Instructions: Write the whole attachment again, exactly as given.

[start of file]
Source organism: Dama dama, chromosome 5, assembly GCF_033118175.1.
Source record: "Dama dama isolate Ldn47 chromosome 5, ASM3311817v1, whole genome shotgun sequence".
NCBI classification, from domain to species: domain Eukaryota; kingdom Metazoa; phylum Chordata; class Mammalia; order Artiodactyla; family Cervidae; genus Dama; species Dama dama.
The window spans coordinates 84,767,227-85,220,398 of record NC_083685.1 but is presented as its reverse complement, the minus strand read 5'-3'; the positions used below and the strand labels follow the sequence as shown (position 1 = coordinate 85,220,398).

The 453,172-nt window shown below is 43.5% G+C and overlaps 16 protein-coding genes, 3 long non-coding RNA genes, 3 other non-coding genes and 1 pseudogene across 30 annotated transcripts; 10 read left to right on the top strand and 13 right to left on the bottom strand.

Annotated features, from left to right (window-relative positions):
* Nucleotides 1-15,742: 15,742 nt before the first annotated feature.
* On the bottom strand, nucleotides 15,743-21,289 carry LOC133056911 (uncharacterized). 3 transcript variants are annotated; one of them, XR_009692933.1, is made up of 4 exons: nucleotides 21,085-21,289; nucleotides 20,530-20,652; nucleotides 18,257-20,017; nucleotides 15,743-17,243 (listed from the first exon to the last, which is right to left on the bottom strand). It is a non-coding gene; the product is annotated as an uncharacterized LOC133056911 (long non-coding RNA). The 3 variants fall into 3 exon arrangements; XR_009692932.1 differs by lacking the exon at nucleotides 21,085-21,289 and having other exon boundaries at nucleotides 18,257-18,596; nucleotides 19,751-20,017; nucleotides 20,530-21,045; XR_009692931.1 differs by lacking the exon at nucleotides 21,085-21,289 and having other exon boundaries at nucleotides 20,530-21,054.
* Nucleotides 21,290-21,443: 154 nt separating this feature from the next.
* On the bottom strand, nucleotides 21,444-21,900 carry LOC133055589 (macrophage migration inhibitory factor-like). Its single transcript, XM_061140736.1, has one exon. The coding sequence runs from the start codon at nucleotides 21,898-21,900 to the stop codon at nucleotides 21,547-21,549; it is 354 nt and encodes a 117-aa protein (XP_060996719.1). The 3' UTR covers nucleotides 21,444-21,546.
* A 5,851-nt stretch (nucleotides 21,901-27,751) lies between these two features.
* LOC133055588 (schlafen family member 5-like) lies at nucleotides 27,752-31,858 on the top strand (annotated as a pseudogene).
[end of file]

Source organism: Dama dama, chromosome 5, assembly GCF_033118175.1.
Source record: "Dama dama isolate Ldn47 chromosome 5, ASM3311817v1, whole genome shotgun sequence".
NCBI classification, from domain to species: domain Eukaryota; kingdom Metazoa; phylum Chordata; class Mammalia; order Artiodactyla; family Cervidae; genus Dama; species Dama dama.
The window spans coordinates 84,767,227-85,220,398 of record NC_083685.1 but is presented as its reverse complement, the minus strand read 5'-3'; the positions used below and the strand labels follow the sequence as shown (position 1 = coordinate 85,220,398).

The 453,172-nt window shown below is 43.5% G+C and overlaps 16 protein-coding genes, 3 long non-coding RNA genes, 3 other non-coding genes and 1 pseudogene across 30 annotated transcripts; 10 read left to right on the top strand and 13 right to left on the bottom strand.

Annotated features, from left to right (window-relative positions):
* Nucleotides 1-15,742: 15,742 nt before the first annotated feature.
* On the bottom strand, nucleotides 15,743-21,289 carry LOC133056911 (uncharacterized). 3 transcript variants are annotated; one of them, XR_009692933.1, is made up of 4 exons: nucleotides 21,085-21,289; nucleotides 20,530-20,652; nucleotides 18,257-20,017; nucleotides 15,743-17,243 (listed from the first exon to the last, which is right to left on the bottom strand). It is a non-coding gene; the product is annotated as an uncharacterized LOC133056911 (long non-coding RNA). The 3 variants fall into 3 exon arrangements; XR_009692932.1 differs by lacking the exon at nucleotides 21,085-21,289 and having other exon boundaries at nucleotides 18,257-18,596; nucleotides 19,751-20,017; nucleotides 20,530-21,045; XR_009692931.1 differs by lacking the exon at nucleotides 21,085-21,289 and having other exon boundaries at nucleotides 20,530-21,054.
* Nucleotides 21,290-21,443: 154 nt separating this feature from the next.
* On the bottom strand, nucleotides 21,444-21,900 carry LOC133055589 (macrophage migration inhibitory factor-like). Its single transcript, XM_061140736.1, has one exon. The coding sequence runs from the start codon at nucleotides 21,898-21,900 to the stop codon at nucleotides 21,547-21,549; it is 354 nt and encodes a 117-aa protein (XP_060996719.1). The 3' UTR covers nucleotides 21,444-21,546.
* A 5,851-nt stretch (nucleotides 21,901-27,751) lies between these two features.
* LOC133055588 (schlafen family member 5-like) lies at nucleotides 27,752-31,858 on the top strand (annotated as a pseudogene).